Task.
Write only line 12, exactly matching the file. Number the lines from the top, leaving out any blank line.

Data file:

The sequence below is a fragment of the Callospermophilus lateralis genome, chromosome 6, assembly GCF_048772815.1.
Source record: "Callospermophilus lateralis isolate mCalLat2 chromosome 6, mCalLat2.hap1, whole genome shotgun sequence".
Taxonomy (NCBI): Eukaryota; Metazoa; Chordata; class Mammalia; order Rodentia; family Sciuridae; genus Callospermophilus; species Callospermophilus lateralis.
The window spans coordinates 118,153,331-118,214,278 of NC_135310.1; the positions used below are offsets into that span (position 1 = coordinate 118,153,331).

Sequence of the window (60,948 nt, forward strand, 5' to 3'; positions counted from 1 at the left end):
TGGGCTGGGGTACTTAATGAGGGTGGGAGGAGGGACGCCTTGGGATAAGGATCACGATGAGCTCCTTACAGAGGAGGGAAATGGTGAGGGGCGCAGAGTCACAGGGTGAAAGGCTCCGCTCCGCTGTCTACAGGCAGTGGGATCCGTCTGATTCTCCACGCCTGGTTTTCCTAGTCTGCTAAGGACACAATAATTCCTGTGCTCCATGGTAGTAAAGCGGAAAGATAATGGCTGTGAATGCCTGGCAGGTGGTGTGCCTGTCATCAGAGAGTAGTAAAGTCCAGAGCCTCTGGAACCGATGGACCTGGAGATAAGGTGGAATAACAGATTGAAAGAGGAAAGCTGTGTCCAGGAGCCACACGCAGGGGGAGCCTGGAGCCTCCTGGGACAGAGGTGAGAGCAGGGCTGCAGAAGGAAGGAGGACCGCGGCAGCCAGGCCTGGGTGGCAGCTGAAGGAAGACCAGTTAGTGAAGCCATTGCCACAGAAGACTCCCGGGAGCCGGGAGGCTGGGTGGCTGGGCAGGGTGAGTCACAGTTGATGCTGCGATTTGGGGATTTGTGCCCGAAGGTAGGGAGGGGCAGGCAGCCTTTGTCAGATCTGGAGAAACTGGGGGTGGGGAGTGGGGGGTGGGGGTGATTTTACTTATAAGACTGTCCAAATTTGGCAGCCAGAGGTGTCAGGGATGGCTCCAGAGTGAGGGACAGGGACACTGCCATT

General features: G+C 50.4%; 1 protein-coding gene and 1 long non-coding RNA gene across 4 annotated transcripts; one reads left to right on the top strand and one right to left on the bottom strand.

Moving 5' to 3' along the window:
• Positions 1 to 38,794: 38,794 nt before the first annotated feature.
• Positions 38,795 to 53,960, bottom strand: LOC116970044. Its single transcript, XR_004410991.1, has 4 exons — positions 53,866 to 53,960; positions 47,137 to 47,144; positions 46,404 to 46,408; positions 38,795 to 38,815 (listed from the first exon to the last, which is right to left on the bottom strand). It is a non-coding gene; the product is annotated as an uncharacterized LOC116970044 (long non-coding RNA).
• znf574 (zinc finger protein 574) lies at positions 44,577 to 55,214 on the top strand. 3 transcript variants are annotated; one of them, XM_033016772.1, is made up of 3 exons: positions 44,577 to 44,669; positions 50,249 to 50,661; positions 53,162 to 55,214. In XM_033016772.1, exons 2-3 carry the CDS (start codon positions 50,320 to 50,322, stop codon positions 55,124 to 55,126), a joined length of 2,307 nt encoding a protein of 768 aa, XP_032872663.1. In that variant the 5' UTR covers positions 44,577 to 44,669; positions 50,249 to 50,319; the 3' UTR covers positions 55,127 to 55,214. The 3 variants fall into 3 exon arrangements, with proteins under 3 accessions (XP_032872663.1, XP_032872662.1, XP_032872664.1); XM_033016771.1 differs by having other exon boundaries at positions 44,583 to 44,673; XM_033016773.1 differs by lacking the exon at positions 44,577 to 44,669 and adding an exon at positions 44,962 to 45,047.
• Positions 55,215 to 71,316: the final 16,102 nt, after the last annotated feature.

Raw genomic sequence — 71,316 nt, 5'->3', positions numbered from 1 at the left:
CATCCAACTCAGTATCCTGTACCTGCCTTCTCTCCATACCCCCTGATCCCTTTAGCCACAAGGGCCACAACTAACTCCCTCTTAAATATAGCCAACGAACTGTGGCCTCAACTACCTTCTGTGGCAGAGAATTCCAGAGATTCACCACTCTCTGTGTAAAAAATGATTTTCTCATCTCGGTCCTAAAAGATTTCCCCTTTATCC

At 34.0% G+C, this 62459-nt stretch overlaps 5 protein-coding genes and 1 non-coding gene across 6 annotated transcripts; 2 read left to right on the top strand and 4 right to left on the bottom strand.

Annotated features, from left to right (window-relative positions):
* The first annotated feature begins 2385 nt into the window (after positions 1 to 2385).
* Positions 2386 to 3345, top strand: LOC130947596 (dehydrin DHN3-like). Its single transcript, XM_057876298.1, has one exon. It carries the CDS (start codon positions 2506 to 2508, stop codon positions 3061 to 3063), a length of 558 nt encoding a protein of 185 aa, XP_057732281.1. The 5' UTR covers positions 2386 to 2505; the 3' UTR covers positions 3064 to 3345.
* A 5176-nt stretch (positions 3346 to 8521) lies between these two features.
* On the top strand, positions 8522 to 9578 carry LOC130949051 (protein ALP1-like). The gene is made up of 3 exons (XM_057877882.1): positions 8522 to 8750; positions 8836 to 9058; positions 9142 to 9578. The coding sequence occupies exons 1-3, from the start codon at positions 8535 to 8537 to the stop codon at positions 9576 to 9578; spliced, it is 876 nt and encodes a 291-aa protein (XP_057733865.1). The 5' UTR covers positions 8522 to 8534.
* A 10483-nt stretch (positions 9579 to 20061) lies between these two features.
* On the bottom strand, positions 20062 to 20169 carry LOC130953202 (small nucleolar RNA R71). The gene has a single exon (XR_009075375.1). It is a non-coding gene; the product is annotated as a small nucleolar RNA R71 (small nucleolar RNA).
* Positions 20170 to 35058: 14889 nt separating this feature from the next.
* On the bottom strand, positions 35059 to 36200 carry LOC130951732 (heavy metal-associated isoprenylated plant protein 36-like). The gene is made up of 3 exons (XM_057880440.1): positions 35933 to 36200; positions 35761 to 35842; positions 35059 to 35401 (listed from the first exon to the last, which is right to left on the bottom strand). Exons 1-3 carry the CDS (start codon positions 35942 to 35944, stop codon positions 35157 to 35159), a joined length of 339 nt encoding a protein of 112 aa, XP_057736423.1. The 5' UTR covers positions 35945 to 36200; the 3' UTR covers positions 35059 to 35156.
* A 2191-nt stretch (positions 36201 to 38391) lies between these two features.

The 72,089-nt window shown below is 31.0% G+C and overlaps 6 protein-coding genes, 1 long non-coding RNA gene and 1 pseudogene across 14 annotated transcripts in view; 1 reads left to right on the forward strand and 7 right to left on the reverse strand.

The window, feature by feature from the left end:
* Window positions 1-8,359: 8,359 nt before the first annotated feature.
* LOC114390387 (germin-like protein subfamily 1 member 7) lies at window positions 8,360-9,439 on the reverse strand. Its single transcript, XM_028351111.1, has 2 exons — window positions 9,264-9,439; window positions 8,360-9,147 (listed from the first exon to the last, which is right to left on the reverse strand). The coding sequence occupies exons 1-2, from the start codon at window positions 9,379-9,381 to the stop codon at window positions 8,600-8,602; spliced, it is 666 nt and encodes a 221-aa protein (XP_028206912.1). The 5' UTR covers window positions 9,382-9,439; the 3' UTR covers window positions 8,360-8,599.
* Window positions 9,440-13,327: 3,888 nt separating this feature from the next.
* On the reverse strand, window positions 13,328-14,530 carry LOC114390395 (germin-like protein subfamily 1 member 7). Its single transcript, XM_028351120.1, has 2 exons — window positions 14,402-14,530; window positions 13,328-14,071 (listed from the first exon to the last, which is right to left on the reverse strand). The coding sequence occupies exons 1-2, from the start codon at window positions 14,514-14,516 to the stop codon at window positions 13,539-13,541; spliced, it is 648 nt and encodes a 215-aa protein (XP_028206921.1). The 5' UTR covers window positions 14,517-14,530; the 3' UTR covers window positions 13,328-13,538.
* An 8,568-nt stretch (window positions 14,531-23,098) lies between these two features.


• Positions 55,215 to 71,316: the final 16,102 nt, after the last annotated feature.